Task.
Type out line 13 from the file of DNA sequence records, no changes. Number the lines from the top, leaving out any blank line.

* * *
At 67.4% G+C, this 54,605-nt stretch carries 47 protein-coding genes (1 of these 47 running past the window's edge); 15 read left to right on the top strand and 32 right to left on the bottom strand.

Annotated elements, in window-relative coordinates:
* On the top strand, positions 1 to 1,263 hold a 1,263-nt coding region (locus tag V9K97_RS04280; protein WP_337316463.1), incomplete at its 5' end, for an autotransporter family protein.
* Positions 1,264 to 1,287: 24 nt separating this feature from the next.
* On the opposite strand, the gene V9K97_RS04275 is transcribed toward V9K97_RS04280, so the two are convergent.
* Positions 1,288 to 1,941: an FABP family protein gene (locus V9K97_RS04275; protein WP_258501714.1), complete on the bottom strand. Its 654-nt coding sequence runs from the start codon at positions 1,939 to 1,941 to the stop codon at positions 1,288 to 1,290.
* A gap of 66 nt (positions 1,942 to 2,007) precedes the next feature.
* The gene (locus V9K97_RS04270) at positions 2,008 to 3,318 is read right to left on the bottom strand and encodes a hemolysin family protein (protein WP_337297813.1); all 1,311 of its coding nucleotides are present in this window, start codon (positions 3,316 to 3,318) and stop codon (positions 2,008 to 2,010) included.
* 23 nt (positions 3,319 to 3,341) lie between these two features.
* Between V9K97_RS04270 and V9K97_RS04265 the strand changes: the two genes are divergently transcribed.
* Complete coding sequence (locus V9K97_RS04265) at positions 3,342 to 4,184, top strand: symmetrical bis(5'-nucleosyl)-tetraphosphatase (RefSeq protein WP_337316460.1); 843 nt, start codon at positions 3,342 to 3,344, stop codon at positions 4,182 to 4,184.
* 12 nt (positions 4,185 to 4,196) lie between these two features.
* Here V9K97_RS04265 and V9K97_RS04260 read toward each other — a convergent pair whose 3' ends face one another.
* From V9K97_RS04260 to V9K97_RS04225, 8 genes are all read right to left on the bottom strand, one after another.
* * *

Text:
* Here V9K97_RS04265 and V9K97_RS04260 read toward each other — a convergent pair whose 3' ends face one another.